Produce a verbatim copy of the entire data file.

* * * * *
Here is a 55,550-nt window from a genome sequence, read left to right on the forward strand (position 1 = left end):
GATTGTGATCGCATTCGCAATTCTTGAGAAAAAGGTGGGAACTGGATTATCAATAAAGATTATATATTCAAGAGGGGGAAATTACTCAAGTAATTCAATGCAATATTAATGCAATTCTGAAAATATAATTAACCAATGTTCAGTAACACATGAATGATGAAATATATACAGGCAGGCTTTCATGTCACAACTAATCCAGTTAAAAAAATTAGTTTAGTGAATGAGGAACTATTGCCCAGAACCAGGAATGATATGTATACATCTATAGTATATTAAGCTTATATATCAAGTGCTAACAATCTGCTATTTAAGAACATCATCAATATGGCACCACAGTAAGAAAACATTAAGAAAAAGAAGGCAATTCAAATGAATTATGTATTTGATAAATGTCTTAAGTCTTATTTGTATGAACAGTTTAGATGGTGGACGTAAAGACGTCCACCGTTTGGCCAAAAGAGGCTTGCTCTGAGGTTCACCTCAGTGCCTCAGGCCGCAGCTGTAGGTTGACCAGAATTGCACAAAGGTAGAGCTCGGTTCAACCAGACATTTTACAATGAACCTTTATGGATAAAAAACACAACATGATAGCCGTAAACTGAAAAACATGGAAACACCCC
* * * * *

Here is a 55,550-nt window from a genome sequence, read left to right on the forward strand (position 1 = left end):
GATTGTGATCGCATTCGCAATTCTTGAGAAAAAGGTGGGAACTGGATTATCAATAAAGATTATATATTCAAGAGGGGGAAATTACTCAAGTAATTCAATGCAATATTAATGCAATTCTGAAAATATAATTAACCAATGTTCAGTAACACATGAATGATGAAATATATACAGGCAGGCTTTCATGTCACAACTAATCCAGTTAAAAAAATTAGTTTAGTGAATGAGGAACTATTGCCCAGAACCAGGAATGATATGTATACATCTATAGTATATTAAGCTTATATATCAAGTGCTAACAATCTGCTATTTAAGAACATCATCAATATGGCACCACAGTAAGAAAACATTAAGAAAAAGAAGGCAATTCAAATGAATTATGTATTTGATAAATGTCTTAAGTCTTATTTGTATGAACAGTTTAGATGGTGGACGTAAAGACGTCCACCGTTTGGCCAAAAGAGGCTTGCTCTGAGGTTCACCTCAGTGCCTCAGGCCGCAGCTGTAGGTTGACCAGAATTGCACAAAGGTAGAGCTCGGTTCAACCAGACATTTTACAATGAACCTTTATGGATAAAAAACACAACATGATAGCCGTAAACTGAAAAACATGGAAACACCCC